Even though the Patient Protection and Affordable Care Act (PPACA) was signed into law in 2010, America’s solution to health care is still hotly debated. The law, commonly referred to as Obamacare, aimed to revamp the health care industry by making it more accessible and affordable. Unfortunately, while the the law has helped 20 million more Americans access health insurance, it’s also set off a series of unintended consequences that have made coverage worse and even more expensive for a certain segment of the population.
Now that President Obama is leaving office, the fate of Obamacare is more up in the air than ever. President-elect Donald Trump has promised to dismantle the new law right away, and a Republican-controlled Congress would likely help, although it’s unclear how the legislation would be replaced.
Still, it’s important to keep abreast of how health insurance works as the landscape changes. As an informed consumer, understanding the building blocks and types of health insurance can help you avoid confusing and misleading lingo, which will ultimately end up saving you money. Regardless of the particulars of any plan, some concepts are applicable to all of them.
This guide will take you through all the health insurance essentials, teaching you how to go about making the stressful financial and medical decisions without compromising your coverage.
I. Health Insurance Fundamentals
A. Coverage Options: Types of Health Insurance
Currently, insurance plans fall into two categories: group coverage and individual coverage. Group plans are provided by an employer, government agency, or worker’s union while individual plans are negotiated between an individual policyholder and their insurer. Generally, group coverage is less expensive because the provider pays most of the premium for the user.
If a group insurance plan is available to you, it will probably provide more comprehensive coverage than an individual plan. This is because group plans pool policies within an organization and ultimately reduce costs for insurers. Under these plans, you’re more likely to be covered for maternity care, well-baby services, preventive care, vision, and dental care.
Keep in mind that the way your group plan is set up can make a difference. Group plans are either self-funded or fully insured. What this boils down to is who makes decisions regarding your coverage.
Self-Funded vs. Fully Insured Group Plans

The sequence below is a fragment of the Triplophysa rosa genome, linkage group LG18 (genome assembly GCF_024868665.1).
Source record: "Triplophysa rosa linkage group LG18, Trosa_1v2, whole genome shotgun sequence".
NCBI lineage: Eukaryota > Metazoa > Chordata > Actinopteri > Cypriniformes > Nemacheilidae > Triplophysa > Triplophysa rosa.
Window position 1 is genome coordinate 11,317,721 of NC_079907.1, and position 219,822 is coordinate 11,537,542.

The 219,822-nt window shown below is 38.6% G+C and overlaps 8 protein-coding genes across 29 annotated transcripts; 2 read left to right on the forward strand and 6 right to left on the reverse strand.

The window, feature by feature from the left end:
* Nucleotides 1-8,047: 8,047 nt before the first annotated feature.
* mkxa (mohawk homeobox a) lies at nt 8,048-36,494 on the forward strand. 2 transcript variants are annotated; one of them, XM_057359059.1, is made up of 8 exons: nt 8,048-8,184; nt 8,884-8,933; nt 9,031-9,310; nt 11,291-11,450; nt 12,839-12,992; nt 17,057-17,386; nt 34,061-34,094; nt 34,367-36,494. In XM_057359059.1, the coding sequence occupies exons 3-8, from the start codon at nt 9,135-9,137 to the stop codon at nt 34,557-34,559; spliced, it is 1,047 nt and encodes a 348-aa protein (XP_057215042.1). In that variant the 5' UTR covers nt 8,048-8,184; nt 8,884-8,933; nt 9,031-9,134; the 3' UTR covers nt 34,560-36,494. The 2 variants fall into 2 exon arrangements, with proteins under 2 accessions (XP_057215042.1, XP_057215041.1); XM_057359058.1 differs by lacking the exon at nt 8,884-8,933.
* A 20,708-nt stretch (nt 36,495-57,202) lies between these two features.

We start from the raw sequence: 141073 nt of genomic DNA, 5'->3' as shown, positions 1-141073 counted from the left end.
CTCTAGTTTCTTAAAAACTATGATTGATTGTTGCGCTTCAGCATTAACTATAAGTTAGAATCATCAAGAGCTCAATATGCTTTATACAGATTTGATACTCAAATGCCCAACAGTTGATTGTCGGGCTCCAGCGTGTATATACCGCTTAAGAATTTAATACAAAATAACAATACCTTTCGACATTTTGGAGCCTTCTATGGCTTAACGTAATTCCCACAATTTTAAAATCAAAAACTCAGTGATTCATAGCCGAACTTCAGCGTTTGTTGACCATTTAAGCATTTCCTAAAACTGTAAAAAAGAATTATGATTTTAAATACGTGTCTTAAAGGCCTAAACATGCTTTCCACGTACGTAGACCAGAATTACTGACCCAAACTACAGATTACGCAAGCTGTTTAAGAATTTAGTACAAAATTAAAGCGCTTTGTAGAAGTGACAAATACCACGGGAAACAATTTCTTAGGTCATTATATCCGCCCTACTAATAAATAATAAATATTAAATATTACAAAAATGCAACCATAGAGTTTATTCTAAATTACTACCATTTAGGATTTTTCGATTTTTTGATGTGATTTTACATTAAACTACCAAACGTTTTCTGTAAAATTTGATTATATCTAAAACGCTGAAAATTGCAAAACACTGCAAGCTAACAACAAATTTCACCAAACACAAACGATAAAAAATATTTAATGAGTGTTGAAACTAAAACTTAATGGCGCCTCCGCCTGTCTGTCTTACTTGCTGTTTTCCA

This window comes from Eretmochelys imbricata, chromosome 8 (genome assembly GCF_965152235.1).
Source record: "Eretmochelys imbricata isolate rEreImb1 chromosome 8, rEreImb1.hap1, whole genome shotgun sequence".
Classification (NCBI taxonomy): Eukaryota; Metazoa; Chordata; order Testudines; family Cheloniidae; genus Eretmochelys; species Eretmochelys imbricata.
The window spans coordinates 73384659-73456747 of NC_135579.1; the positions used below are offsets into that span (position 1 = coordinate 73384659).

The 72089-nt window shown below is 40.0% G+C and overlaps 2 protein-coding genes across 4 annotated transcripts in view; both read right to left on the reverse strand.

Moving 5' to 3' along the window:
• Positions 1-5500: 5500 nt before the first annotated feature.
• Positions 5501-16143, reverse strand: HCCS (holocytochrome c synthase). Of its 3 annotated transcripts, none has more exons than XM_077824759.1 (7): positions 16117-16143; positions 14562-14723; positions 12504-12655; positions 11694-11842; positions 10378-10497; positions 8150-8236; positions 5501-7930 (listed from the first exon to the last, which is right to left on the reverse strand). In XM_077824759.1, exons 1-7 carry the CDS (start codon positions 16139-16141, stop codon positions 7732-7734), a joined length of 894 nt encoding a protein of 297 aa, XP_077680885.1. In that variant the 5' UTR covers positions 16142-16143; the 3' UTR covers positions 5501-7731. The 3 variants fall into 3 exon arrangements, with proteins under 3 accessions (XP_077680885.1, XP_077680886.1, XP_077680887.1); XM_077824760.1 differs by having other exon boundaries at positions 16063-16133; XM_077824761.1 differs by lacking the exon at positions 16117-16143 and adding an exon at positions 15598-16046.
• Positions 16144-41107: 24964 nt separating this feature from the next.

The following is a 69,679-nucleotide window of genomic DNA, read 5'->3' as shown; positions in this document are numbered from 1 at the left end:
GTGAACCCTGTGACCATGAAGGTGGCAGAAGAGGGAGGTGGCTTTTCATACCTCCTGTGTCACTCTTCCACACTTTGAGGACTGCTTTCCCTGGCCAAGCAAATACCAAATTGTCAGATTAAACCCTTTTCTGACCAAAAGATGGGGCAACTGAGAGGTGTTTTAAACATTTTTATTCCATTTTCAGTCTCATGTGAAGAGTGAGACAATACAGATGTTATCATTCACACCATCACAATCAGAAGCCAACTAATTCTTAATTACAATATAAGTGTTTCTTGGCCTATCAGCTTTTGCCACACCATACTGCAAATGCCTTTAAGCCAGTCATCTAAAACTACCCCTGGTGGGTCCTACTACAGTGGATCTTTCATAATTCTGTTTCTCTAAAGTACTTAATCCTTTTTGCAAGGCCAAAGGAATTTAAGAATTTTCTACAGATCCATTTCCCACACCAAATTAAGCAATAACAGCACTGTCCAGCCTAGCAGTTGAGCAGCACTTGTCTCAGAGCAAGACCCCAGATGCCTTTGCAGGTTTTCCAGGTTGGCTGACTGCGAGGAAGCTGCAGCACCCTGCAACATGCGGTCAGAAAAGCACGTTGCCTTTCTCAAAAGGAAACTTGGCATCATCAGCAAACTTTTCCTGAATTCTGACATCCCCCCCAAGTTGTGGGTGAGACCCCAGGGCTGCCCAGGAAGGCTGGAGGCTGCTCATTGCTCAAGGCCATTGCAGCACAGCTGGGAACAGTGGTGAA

In a self-funded plan, your employer pays all medical costs and assumes all risk for its employees. Instead of paying a fat premium to a partner insurance company, self-funded plans are allowed to calculate a maximum annual risk and then keep that amount in reserve until it might be needed. For instance, if it’s anticipated that a company’s maximum risk is $1.5 million per year, the company is allowed to keep that money and even invest it. At the end of the year, anything that wasn’t spent out of these funds goes back into the company coffers.
In what’s called a fully insured plan, an employer partners with an insurance company and pays it a premium to manage its employees’ health care claims. The premium amount is based on the company’s maximum annual risk, and the insurer assumes all administrative and legal responsibilities related to claims management. If we use the same example as above, the $1.5 million potential risk is paid directly to the insurer, where it remains regardless of what is spent.
A key difference is that self-funded plans are exempt from state laws, which govern fully insured plans. This leaves your employer with considerable leeway in deciding what kind of coverage you get and whether an expensive surgery or procedure will be approved. If, for example, a benefit included in the plan ends up costing your employer more than they bargained for, they are freely allowed to rescind that benefit if they so choose. State mandates that dictate the breadth of coverage do not apply to these plans.
Self-funded plans are cheaper for employers and are often promoted to employees, but they operate in the company’s best interest, not yours